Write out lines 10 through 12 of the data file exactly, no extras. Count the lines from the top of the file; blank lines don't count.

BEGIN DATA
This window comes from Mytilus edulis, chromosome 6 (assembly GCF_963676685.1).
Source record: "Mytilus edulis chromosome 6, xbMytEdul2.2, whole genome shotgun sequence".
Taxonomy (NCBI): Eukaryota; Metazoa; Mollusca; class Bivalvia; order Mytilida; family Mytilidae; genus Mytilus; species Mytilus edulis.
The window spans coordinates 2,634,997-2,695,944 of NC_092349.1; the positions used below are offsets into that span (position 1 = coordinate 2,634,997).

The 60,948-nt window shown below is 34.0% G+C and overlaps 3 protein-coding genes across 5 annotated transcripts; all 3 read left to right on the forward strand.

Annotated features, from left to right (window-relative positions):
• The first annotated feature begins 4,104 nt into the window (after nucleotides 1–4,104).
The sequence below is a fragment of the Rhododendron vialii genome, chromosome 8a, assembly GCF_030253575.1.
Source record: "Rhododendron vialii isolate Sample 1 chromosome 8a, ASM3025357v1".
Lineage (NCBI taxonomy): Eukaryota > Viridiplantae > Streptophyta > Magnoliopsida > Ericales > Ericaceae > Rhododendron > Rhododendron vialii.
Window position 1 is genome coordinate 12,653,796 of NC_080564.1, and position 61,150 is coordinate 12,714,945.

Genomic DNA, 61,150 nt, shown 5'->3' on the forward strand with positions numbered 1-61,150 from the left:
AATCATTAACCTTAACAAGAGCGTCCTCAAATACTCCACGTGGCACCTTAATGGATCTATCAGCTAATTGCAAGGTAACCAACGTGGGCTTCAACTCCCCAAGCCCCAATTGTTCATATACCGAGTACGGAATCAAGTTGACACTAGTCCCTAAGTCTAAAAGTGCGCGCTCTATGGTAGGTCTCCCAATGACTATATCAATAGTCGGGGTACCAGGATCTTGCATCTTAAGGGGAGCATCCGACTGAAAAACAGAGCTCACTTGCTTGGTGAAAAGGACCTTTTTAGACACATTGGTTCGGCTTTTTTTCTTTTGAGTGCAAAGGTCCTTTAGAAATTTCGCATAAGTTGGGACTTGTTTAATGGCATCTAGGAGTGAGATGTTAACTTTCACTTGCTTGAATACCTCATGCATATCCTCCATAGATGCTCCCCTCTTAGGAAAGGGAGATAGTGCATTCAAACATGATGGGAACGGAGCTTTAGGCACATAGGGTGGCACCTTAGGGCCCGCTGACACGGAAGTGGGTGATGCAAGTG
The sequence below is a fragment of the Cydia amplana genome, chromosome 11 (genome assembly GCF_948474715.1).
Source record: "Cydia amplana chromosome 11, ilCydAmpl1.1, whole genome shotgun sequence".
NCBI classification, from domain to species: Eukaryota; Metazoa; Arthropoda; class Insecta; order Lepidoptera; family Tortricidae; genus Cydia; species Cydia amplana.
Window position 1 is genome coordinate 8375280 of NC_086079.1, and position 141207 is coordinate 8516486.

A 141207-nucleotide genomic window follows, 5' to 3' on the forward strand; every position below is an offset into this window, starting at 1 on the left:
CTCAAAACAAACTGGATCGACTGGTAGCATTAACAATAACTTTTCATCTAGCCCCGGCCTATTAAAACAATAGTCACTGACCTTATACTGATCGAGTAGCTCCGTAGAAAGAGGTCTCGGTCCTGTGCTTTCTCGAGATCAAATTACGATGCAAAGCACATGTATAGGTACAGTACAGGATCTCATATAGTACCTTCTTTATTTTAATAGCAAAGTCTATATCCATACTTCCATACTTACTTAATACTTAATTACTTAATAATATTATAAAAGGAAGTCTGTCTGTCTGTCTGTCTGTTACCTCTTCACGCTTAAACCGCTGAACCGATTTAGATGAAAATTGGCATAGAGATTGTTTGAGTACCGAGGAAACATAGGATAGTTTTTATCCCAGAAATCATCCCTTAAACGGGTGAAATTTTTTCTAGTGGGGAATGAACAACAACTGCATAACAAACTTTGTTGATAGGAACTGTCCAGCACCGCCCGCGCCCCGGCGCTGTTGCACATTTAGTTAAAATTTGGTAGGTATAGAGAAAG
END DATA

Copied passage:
Lineage (NCBI taxonomy): Eukaryota > Viridiplantae > Streptophyta > Magnoliopsida > Ericales > Ericaceae > Rhododendron > Rhododendron vialii.
Window position 1 is genome coordinate 12,653,796 of NC_080564.1, and position 61,150 is coordinate 12,714,945.

Genomic DNA, 61,150 nt, shown 5'->3' on the forward strand with positions numbered 1-61,150 from the left: